13.2.9.4 Subqueries with ALL

Syntax:

operand comparison_operator ALL (subquery)

The word ALL, which must follow a comparison operator, means return TRUE if the comparison is TRUE for ALL of the values in the column that the subquery returns. For example:

SELECT s1 FROM t1 WHERE s1 > ALL (SELECT s1 FROM t2);

Suppose that there is a row in table t1 containing (10). The expression is TRUE if table t2 contains (-5,0,+5) because 10 is greater than all three values in t2. The expression is FALSE if table t2 contains (12,6,NULL,-100) because there is a single value 12 in table t2 that is greater than 10. The expression is unknown (that is, NULL) if table t2 contains (0,NULL,1).

Finally, the expression is TRUE if table t2 is empty. So, the following expression is TRUE when table t2 is empty:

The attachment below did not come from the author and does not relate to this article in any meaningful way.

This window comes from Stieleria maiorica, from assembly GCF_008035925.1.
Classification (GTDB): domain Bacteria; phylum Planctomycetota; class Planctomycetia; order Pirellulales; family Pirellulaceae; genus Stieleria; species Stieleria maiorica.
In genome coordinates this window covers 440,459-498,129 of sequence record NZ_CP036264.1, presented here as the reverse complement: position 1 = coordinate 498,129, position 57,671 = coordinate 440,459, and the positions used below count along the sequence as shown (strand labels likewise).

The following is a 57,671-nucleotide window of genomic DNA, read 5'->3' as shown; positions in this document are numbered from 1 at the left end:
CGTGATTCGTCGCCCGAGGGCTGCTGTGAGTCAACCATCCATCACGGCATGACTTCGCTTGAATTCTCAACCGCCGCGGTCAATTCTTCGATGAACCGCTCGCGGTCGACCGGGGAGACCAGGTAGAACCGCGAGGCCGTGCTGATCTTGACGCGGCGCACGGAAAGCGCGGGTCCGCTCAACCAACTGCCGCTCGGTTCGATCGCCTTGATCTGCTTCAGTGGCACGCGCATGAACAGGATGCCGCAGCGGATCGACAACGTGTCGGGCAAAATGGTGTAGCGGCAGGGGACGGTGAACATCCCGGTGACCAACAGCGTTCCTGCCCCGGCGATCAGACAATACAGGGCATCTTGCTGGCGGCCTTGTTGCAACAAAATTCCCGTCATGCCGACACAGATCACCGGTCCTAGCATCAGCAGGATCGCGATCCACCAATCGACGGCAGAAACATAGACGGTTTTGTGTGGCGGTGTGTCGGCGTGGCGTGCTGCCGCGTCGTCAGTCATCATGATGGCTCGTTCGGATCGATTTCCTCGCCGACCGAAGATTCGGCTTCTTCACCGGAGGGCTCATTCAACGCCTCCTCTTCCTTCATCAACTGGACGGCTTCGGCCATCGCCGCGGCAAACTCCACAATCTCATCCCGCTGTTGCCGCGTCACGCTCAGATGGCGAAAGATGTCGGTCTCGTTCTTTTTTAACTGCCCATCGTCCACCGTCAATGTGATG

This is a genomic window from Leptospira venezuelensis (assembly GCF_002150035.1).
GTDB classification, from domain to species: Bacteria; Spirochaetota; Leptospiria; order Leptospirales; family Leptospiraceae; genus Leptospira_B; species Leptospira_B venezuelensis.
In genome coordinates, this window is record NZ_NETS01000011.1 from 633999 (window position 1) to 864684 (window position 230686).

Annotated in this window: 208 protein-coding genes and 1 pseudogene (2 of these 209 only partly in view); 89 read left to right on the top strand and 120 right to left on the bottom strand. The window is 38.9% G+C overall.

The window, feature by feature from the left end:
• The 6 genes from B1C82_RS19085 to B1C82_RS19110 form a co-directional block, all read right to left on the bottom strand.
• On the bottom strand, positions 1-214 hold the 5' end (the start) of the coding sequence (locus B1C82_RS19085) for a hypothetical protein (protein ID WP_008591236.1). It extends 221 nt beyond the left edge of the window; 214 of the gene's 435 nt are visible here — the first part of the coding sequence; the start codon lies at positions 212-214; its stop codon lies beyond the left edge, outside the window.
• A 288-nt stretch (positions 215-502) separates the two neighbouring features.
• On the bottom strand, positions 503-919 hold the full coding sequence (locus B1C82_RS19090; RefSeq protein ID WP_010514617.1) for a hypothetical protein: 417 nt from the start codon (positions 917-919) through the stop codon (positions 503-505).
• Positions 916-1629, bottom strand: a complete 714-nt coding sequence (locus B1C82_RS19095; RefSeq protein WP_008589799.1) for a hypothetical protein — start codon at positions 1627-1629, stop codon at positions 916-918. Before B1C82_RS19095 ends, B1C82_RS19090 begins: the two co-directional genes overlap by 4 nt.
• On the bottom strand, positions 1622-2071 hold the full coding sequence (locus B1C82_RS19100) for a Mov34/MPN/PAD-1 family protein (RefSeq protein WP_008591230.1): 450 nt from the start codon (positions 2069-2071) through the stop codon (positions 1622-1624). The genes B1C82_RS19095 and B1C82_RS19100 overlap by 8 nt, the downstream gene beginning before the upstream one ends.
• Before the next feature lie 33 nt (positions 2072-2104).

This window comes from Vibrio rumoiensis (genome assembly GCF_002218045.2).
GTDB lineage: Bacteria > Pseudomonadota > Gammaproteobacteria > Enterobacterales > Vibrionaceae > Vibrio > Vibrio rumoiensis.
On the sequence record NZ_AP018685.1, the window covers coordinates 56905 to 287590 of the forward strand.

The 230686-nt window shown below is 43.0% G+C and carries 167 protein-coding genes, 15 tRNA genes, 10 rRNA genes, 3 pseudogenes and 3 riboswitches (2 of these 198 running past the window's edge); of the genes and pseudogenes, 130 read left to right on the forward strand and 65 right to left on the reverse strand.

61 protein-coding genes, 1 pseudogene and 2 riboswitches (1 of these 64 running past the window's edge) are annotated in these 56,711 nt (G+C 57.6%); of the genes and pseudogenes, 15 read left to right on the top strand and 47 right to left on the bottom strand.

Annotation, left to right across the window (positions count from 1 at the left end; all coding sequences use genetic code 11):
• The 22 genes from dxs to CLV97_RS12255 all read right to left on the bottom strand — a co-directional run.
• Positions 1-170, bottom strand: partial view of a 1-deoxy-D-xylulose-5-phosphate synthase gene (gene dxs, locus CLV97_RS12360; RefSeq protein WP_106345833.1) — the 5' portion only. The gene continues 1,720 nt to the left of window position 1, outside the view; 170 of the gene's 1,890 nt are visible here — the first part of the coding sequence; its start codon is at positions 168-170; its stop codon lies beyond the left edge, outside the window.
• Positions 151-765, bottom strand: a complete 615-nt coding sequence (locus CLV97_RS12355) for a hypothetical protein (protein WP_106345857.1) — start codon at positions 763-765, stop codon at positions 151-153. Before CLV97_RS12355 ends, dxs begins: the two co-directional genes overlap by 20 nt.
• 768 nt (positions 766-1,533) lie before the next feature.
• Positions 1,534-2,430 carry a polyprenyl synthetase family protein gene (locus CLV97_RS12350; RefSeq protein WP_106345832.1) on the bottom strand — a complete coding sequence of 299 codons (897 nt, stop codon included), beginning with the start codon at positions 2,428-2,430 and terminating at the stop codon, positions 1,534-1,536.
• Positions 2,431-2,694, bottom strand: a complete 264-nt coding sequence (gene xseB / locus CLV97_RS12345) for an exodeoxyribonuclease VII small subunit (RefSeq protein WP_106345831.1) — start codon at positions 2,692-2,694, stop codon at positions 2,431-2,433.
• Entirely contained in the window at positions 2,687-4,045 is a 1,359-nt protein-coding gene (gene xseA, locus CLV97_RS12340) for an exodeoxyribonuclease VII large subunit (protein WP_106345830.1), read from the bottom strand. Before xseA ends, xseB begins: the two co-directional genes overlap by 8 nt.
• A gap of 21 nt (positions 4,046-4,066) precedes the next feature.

SELECT * FROM t1 WHERE 1 > ALL (SELECT s1 FROM t2);

But this expression is NULL when table t2 is empty:

SELECT * FROM t1 WHERE 1 > (SELECT s1 FROM t2);

In addition, the following expression is NULL when table t2 is empty:

SELECT * FROM t1 WHERE 1 > ALL (SELECT MAX(s1) FROM t2);

In general, tables containing NULL values and empty tables are edge cases. When writing subqueries, always consider whether you have taken those two possibilities into account.

NOT IN is an alias for <> ALL. Thus, these two statements are the same:

SELECT s1 FROM t1 WHERE s1 <> ALL (SELECT s1 FROM t2);
SELECT s1 FROM t1 WHERE s1 NOT IN (SELECT s1 FROM t2);